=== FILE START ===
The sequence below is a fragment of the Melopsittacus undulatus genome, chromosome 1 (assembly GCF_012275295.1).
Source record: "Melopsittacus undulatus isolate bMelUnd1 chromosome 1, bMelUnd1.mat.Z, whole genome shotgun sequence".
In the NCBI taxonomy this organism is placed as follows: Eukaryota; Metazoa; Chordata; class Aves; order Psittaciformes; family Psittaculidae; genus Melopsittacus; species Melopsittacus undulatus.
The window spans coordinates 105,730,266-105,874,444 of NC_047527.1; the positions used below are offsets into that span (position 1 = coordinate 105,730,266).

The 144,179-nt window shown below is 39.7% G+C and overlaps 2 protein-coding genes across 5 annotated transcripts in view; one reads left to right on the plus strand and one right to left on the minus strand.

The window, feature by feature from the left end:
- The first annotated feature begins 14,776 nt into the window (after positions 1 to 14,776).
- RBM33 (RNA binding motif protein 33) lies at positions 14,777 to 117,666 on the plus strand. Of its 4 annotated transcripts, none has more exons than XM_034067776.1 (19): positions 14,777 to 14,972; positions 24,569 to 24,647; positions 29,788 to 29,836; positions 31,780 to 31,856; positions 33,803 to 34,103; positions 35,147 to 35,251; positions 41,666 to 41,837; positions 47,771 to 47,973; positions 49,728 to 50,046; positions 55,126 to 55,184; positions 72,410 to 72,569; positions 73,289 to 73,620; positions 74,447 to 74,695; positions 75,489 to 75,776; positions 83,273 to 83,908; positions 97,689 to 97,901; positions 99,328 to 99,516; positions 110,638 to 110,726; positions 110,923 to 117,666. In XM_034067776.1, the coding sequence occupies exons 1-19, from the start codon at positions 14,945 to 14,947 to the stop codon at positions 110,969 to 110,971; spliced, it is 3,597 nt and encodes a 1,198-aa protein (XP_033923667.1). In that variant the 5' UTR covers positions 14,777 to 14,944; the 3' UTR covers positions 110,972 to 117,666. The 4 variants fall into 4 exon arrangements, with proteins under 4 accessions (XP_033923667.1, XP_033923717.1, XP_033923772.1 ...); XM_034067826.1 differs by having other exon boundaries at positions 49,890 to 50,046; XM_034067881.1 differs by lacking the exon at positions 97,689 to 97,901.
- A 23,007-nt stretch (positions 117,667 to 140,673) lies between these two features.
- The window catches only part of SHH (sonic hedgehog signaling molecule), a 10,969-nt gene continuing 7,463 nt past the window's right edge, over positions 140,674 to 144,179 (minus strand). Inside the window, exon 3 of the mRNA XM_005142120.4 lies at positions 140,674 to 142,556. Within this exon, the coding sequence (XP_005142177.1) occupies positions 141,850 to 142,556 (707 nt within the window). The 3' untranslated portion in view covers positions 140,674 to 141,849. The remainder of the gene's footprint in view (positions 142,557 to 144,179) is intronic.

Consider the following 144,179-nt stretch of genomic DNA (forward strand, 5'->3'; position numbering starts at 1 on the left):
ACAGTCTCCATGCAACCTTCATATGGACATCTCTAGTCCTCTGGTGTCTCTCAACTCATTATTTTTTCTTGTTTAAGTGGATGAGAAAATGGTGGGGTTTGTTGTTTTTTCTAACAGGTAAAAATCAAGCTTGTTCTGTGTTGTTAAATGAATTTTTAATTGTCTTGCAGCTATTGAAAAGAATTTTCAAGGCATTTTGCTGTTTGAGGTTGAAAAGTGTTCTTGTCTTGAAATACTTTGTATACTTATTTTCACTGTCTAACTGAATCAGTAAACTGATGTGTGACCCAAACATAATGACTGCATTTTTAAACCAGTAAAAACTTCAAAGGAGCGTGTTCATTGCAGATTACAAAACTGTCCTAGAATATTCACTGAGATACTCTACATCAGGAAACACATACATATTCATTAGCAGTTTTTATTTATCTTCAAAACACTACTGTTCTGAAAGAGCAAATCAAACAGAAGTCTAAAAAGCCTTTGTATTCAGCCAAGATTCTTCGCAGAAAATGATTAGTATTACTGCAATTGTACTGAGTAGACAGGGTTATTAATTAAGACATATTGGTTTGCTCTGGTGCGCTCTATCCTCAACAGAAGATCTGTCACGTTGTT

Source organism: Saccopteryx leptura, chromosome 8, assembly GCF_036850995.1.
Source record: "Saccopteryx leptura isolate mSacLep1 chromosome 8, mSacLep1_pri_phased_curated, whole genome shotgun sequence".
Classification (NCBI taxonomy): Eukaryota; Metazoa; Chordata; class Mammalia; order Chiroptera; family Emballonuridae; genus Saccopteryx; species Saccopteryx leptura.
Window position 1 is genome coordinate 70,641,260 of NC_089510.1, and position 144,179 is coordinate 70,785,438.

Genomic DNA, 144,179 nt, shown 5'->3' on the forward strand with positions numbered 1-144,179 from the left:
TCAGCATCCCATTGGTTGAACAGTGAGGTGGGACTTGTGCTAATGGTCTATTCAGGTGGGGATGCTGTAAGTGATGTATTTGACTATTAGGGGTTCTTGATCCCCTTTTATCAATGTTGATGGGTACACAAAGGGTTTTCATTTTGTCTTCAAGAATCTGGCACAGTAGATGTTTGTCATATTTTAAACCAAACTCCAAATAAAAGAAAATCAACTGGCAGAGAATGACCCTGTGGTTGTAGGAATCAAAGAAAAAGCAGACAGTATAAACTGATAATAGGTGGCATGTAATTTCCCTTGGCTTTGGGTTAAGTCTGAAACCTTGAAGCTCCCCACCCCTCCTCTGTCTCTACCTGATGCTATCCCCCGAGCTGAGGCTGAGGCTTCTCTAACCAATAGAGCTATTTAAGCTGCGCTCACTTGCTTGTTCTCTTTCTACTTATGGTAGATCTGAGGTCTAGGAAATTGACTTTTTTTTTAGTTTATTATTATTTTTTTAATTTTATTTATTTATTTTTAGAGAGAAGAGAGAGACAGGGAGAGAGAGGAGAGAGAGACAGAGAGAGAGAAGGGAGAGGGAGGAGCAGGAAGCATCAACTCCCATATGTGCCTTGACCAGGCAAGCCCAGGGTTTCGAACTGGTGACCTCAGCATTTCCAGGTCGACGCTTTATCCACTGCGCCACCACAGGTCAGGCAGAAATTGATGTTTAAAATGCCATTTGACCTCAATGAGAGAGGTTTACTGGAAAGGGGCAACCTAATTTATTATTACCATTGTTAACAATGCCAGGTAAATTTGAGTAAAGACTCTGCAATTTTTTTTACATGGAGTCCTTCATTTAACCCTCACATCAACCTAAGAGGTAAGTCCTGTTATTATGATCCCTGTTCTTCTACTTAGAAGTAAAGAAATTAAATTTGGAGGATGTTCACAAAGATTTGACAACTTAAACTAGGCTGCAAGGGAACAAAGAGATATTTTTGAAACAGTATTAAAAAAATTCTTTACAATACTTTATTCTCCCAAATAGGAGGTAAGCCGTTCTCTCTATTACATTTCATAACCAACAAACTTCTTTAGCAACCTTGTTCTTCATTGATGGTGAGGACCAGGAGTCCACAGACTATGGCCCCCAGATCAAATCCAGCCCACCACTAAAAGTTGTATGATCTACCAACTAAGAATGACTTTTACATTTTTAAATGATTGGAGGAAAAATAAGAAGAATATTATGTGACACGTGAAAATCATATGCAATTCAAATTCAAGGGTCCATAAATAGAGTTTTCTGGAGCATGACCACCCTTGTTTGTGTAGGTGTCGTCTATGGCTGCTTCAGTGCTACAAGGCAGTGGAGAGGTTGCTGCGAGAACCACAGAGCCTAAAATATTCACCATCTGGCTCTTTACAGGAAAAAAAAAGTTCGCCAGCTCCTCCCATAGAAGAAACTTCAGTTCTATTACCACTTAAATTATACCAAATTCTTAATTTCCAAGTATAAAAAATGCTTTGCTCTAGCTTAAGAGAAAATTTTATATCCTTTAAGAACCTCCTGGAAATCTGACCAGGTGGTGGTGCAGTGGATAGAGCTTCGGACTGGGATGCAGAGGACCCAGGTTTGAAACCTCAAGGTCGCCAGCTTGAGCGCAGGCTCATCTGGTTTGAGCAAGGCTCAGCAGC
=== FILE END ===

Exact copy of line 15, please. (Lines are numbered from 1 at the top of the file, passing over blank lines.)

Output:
Classification (NCBI taxonomy): Eukaryota; Metazoa; Chordata; class Mammalia; order Chiroptera; family Emballonuridae; genus Saccopteryx; species Saccopteryx leptura.